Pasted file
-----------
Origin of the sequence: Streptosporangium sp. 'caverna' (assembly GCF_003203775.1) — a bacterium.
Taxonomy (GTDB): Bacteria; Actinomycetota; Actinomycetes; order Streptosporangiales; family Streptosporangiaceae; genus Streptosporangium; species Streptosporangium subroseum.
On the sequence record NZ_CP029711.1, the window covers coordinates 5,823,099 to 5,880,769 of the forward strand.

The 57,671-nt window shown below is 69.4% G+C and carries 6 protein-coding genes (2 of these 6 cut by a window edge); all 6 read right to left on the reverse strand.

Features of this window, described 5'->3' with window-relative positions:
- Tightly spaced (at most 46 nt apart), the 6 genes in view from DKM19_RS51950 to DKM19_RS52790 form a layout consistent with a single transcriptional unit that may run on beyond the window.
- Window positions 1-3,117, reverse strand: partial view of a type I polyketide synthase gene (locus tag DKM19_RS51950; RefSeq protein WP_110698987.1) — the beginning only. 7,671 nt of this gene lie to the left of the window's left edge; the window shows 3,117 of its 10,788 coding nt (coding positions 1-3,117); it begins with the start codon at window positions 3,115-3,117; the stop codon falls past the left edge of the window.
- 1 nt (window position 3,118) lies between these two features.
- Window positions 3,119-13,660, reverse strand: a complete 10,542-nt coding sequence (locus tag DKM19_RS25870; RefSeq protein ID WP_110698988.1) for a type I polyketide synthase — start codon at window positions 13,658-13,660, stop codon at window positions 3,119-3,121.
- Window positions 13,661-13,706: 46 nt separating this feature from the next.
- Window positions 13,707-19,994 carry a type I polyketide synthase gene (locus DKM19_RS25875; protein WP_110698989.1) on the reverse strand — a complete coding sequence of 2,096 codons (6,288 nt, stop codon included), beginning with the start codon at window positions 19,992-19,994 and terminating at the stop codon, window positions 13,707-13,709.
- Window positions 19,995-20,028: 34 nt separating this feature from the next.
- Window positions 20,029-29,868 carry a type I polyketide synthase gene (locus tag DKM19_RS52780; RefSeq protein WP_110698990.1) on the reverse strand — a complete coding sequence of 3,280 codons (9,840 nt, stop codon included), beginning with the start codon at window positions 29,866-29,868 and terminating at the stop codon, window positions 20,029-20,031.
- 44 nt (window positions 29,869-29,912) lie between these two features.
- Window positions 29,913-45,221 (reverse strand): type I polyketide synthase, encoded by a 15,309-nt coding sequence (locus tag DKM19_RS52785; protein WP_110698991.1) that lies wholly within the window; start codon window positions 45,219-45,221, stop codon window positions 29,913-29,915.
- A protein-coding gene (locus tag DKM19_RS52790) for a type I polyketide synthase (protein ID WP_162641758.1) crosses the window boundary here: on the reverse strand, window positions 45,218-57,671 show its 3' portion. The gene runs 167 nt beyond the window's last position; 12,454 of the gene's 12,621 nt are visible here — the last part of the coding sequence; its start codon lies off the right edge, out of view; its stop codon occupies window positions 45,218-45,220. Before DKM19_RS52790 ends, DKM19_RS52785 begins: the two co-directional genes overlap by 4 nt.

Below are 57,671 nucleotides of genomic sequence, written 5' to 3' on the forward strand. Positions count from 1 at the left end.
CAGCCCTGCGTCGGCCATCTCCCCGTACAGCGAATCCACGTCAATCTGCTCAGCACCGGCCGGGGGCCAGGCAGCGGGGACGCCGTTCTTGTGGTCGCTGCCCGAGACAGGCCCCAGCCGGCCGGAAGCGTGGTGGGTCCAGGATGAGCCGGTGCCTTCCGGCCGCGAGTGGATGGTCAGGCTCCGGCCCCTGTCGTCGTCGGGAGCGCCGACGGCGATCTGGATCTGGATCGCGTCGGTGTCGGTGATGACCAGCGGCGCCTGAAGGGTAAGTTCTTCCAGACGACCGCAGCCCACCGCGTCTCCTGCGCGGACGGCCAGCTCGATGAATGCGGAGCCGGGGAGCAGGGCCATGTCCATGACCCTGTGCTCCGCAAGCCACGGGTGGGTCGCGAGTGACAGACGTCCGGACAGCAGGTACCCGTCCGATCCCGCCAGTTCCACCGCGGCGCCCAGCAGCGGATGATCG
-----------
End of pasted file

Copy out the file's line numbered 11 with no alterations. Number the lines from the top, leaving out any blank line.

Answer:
- Window positions 13,707-19,994 carry a type I polyketide synthase gene (locus DKM19_RS25875; protein WP_110698989.1) on the reverse strand — a complete coding sequence of 2,096 codons (6,288 nt, stop codon included), beginning with the start codon at window positions 19,992-19,994 and terminating at the stop codon, window positions 13,707-13,709.